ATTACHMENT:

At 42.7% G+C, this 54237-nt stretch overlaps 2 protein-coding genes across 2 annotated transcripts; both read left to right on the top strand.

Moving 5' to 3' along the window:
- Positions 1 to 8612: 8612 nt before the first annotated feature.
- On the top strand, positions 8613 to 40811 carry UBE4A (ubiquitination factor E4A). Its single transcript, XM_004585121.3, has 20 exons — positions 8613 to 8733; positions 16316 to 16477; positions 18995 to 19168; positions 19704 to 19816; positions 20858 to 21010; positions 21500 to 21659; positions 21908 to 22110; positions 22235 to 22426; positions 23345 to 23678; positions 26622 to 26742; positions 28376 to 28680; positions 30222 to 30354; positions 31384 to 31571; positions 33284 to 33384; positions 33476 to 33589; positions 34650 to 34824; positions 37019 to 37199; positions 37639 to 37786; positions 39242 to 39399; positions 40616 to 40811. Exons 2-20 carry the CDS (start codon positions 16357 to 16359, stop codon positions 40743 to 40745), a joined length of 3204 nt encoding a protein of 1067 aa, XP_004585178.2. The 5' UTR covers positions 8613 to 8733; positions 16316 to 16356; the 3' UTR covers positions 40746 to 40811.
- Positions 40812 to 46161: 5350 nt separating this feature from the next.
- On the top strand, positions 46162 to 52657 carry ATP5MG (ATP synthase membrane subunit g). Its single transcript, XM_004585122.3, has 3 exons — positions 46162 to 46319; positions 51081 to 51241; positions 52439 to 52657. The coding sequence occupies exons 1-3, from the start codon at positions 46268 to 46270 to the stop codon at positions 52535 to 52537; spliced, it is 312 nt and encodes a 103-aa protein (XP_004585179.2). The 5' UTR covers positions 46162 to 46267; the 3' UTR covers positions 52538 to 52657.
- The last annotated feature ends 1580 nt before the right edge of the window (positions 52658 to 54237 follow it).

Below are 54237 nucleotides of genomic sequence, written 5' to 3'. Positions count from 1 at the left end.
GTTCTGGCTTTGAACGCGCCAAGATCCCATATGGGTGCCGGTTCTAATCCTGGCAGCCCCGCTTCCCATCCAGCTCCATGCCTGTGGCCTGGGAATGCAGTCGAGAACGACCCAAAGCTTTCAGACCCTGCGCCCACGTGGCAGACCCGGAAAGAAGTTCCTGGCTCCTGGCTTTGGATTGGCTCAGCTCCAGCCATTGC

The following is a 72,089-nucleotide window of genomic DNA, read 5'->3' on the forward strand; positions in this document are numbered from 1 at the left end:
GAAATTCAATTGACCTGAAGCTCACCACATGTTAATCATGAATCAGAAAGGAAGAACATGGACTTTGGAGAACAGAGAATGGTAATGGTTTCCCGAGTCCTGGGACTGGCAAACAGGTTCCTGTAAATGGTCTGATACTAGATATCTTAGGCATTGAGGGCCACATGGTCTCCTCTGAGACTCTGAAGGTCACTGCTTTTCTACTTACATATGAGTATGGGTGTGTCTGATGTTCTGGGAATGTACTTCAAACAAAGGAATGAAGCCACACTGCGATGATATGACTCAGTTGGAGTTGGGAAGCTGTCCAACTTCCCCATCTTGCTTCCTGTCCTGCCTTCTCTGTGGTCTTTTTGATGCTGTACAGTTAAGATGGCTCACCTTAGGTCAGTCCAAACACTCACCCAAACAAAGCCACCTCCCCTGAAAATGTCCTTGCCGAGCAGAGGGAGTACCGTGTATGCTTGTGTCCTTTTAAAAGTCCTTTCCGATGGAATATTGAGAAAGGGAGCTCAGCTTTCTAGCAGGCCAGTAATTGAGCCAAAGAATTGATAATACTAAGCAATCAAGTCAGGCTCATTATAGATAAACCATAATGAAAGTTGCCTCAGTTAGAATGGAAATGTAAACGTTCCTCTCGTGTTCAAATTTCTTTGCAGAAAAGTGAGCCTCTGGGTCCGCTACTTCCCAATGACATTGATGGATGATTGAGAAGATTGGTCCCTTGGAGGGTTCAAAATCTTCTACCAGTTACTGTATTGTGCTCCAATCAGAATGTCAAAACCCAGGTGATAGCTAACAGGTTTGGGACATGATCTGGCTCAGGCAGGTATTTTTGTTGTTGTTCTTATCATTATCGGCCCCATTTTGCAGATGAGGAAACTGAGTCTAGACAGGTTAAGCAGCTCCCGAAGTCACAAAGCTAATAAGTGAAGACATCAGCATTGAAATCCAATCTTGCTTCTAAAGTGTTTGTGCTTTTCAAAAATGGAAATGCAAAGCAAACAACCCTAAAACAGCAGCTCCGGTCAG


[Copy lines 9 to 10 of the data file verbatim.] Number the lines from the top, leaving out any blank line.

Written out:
GTTCTGGCTTTGAACGCGCCAAGATCCCATATGGGTGCCGGTTCTAATCCTGGCAGCCCCGCTTCCCATCCAGCTCCATGCCTGTGGCCTGGGAATGCAGTCGAGAACGACCCAAAGCTTTCAGACCCTGCGCCCACGTGGCAGACCCGGAAAGAAGTTCCTGGCTCCTGGCTTTGGATTGGCTCAGCTCCAGCCATTGC

The following is a 72,089-nucleotide window of genomic DNA, read 5'->3' on the forward strand; positions in this document are numbered from 1 at the left end: